On Thursday 12th April 2018, representatives of Harpenden Writers presented their work to an audience of Harpenden’s University of the Third Age in The Trust Hall, Southdown. The Chairman of the local U3A branch, Doug Nevell, had come up with the idea because of the current interest in creative writing being expressed amongst their membership. The hope is that they will set up their own writing group to add to the existing list of activities that this thriving organisation offers its members. Doug is also a new member of Harpenden Writers and clearly feels that we are a good model and that the U3A may be able to pick up some tips of how to organise a writing group and how to sustain it.
Reading aloud from our recent 20th anniversary anthology, The Words, the Harpenden Writers were warmly welcomed by a full hall of U3A members. Stephen Lloyd, our Chairman, opened the presentation with some words about the writing group and handed over to member Marilyn Chelache who introduced each reader one by one.
Joyce Bunting went first with a charming autobiographical poem entitled Dad’s Walking Stick, which clearly resonated with the audience comprising of mainly retired folk. This was followed by a most amusing poem with the lyrical quality of a country and western song by Viv McManus, Harpenden Country Music. There was a lot of chuckling in the audience as Viv’s sardonic humour sank in. Next was Margaret Gregory with a moving poem about a woman who has dedicated her life to cleaning her church, The Weekly Service. The emotive imagery continued with the next work by Derek Smith, a densely described poem about a shoot, called The Pheasant’s Lament. Although the audience had been asked to wait until the end of the whole presentation of readings, many were finding it hard not to applaud after each piece was read out aloud by its author.
The writers ploughed on with their reading, each being introduced by Marilyn using their biographies from the anthology. Another moving autobiographical memoire was shared by Hild Browning, September 3rd 1939. In this, she tells of the time that she and her family heard that war had been declared, during a birthday meal for her mother. Sylvia Steer followed this with a wry take on modern romance. Her poem, Disenchantment, certainly tickled many in the U3A audience. Returning to a more sombre theme, Peter Risley’s prose, War Memorial, captured the attention of one and all, with an account of the annual laying of the wreath in Wheathampstead attended by an ageing war veteran. Then to lighten the mood again, we had Barry de Foyle’s poem, The Trumpetbird, taking a satirical look at the behaviour of a certain world leader. And the finale was a hilarious letter, Dear Mrs Travis, written and read by Frances Kirkland, in which the hapless Grecia Loins (Mrs) recalls an utterly disastrous stay in a guesthouse. By this stage the audience could not help themselves. The applause was instinctive and rapidly gained momentum, and the writers were bowled over by the audience’s reaction.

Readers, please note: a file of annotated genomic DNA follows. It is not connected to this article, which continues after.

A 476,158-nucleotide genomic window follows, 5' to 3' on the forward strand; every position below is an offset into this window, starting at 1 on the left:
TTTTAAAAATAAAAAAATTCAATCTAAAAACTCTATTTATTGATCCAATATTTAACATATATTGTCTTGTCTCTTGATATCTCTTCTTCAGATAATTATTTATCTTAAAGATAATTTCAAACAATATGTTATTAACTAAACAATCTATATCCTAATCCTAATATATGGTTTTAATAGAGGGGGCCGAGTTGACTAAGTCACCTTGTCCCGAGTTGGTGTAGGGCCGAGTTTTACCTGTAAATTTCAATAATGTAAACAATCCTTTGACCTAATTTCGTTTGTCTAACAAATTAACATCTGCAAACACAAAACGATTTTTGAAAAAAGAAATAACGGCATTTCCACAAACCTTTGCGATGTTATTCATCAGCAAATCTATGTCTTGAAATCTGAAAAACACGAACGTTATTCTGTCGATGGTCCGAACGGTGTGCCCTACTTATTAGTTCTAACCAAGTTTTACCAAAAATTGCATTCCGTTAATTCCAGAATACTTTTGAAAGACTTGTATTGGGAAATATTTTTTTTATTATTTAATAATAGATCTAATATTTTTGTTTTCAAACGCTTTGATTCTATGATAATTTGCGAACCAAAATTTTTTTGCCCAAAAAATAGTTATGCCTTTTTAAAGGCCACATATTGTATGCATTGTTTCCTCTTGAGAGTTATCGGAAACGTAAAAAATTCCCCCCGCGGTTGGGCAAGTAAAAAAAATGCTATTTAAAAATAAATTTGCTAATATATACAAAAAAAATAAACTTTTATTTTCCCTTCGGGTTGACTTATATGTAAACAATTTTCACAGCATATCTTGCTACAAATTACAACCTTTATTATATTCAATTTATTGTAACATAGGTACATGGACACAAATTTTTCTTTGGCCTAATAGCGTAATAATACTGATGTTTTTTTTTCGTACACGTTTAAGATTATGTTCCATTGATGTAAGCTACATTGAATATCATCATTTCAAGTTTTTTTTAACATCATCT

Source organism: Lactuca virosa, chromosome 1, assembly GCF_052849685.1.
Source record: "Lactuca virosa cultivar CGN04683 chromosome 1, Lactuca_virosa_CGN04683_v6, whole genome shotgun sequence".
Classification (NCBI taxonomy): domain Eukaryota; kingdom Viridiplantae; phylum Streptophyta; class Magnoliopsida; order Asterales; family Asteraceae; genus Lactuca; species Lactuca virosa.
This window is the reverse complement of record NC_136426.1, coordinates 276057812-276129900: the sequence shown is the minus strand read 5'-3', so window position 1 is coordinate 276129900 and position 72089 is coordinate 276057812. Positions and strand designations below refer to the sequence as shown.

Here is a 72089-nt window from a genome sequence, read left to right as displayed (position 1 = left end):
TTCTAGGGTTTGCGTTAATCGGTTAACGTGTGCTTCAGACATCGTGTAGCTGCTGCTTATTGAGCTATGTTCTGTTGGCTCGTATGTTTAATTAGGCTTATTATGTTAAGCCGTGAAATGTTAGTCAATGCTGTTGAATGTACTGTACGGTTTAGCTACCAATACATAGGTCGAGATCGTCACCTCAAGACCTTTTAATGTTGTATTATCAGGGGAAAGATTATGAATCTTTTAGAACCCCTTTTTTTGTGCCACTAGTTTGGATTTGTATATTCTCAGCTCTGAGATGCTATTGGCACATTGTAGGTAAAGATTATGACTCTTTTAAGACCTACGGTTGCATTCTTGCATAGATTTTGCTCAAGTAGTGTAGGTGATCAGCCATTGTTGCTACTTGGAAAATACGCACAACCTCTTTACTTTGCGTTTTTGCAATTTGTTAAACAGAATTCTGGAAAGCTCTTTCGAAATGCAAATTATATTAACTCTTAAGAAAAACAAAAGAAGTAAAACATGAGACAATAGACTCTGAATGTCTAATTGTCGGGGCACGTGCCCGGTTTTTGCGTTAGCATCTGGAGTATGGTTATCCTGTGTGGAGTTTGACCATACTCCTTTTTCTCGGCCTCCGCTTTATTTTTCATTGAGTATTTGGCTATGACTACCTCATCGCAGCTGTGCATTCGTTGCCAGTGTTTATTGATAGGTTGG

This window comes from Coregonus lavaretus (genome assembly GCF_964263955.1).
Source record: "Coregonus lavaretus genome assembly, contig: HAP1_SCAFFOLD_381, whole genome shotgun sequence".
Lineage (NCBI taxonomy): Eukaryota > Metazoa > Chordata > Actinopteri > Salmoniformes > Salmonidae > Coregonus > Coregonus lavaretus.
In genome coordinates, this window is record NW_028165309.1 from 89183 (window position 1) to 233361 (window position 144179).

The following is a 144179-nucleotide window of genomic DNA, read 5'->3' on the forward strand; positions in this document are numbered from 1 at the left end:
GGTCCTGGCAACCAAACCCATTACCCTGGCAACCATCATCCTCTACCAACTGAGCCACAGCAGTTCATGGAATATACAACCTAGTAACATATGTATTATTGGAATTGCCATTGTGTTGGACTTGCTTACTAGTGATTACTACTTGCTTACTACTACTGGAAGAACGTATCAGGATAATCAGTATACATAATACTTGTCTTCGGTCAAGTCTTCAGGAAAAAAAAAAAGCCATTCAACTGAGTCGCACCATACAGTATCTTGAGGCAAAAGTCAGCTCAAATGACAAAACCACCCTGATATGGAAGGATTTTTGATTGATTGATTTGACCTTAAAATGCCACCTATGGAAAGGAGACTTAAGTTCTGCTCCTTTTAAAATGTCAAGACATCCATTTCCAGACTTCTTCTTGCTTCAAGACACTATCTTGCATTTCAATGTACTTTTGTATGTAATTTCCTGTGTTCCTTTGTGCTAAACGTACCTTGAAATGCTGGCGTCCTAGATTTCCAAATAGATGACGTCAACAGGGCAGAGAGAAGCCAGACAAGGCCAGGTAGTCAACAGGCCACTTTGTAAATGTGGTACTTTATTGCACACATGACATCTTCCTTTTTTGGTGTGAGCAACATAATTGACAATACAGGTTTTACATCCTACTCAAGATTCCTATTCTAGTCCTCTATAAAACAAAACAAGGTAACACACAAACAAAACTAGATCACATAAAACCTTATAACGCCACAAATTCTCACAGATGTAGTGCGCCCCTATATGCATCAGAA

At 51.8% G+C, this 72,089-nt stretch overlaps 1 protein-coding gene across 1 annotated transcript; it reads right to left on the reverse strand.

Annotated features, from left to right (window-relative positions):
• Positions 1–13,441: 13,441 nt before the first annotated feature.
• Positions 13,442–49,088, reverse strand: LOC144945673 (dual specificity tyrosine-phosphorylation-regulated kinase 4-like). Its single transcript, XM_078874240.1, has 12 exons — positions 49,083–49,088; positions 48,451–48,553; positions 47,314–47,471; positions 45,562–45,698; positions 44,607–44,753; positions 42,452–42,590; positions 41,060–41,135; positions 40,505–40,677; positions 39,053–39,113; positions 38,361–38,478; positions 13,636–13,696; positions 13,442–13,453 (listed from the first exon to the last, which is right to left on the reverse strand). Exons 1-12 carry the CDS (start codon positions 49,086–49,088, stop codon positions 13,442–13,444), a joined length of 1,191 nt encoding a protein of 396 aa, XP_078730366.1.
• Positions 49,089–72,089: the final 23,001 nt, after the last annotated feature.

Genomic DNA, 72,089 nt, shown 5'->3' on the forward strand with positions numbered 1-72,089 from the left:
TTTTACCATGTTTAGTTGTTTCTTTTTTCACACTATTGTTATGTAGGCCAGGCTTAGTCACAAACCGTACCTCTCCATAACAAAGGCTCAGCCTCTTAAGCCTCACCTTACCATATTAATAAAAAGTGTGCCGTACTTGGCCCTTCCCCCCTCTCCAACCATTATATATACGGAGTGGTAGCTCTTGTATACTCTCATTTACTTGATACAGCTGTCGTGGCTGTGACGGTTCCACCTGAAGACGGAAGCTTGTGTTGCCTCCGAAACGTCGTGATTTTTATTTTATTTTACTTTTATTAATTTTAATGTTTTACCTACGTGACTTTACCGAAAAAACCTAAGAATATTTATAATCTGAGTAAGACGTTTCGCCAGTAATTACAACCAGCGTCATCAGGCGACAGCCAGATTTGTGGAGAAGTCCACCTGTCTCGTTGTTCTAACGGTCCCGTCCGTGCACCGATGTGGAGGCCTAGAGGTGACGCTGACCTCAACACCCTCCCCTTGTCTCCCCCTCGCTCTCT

After Stephen Lloyd wrapped up the presentation and announced that copies of The Words were available to purchase after the meeting, the floor was opened up to questions. U3A members wanted to know how we do our writing; do we workshop everything or write privately at home? How do we find our inspiration? Is there always a set theme for every readaround or may we write and share what comes to us? Do any of us write short stories? What do we use, paper and pen or pencil or computers? Do any of our members get published?
The panel of Harpenden Writers ably answered all those inquiries, displaying their dedication to writing and the fulfilment as well as enjoyment they experience through pursuing this hobby amongst friends. As Stephen explained, we may be amateurs, but not in the sense that we do not take our writing seriously or are not striving to do it to the best of our ability, we are amateurs because we love doing it.
To find out more or to purchase a copy of The Words, visit our website.